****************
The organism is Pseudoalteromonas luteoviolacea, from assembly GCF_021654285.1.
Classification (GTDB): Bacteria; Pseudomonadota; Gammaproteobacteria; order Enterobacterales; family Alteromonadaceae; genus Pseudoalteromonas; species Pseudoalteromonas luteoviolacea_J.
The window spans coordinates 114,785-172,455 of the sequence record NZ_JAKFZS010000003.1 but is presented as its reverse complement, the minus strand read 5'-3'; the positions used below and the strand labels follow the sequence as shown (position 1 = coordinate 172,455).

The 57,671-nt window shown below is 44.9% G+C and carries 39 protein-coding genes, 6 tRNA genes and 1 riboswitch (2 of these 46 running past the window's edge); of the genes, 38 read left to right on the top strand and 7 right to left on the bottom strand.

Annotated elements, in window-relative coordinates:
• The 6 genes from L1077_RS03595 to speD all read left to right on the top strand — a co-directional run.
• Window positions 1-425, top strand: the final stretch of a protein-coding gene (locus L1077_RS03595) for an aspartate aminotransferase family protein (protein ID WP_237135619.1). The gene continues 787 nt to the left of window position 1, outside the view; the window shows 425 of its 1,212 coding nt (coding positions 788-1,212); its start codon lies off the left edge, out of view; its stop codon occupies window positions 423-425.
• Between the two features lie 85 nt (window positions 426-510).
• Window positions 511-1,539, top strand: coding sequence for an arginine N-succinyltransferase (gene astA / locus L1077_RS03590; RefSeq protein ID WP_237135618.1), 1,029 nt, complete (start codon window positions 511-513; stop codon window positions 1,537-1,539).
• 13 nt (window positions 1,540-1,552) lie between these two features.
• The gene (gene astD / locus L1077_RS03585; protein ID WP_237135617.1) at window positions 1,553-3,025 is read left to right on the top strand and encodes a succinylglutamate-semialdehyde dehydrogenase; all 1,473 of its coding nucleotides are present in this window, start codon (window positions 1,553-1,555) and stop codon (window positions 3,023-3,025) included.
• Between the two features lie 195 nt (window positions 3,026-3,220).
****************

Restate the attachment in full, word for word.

The organism is Pseudoalteromonas luteoviolacea, from assembly GCF_021654285.1.
Classification (GTDB): Bacteria; Pseudomonadota; Gammaproteobacteria; order Enterobacterales; family Alteromonadaceae; genus Pseudoalteromonas; species Pseudoalteromonas luteoviolacea_J.
The window spans coordinates 114,785-172,455 of the sequence record NZ_JAKFZS010000003.1 but is presented as its reverse complement, the minus strand read 5'-3'; the positions used below and the strand labels follow the sequence as shown (position 1 = coordinate 172,455).

The 57,671-nt window shown below is 44.9% G+C and carries 39 protein-coding genes, 6 tRNA genes and 1 riboswitch (2 of these 46 running past the window's edge); of the genes, 38 read left to right on the top strand and 7 right to left on the bottom strand.

Annotated elements, in window-relative coordinates:
• The 6 genes from L1077_RS03595 to speD all read left to right on the top strand — a co-directional run.
• Window positions 1-425, top strand: the final stretch of a protein-coding gene (locus L1077_RS03595) for an aspartate aminotransferase family protein (protein ID WP_237135619.1). The gene continues 787 nt to the left of window position 1, outside the view; the window shows 425 of its 1,212 coding nt (coding positions 788-1,212); its start codon lies off the left edge, out of view; its stop codon occupies window positions 423-425.
• Between the two features lie 85 nt (window positions 426-510).
• Window positions 511-1,539, top strand: coding sequence for an arginine N-succinyltransferase (gene astA / locus L1077_RS03590; RefSeq protein ID WP_237135618.1), 1,029 nt, complete (start codon window positions 511-513; stop codon window positions 1,537-1,539).
• 13 nt (window positions 1,540-1,552) lie between these two features.
• The gene (gene astD / locus L1077_RS03585; protein ID WP_237135617.1) at window positions 1,553-3,025 is read left to right on the top strand and encodes a succinylglutamate-semialdehyde dehydrogenase; all 1,473 of its coding nucleotides are present in this window, start codon (window positions 1,553-1,555) and stop codon (window positions 3,023-3,025) included.
• Between the two features lie 195 nt (window positions 3,026-3,220).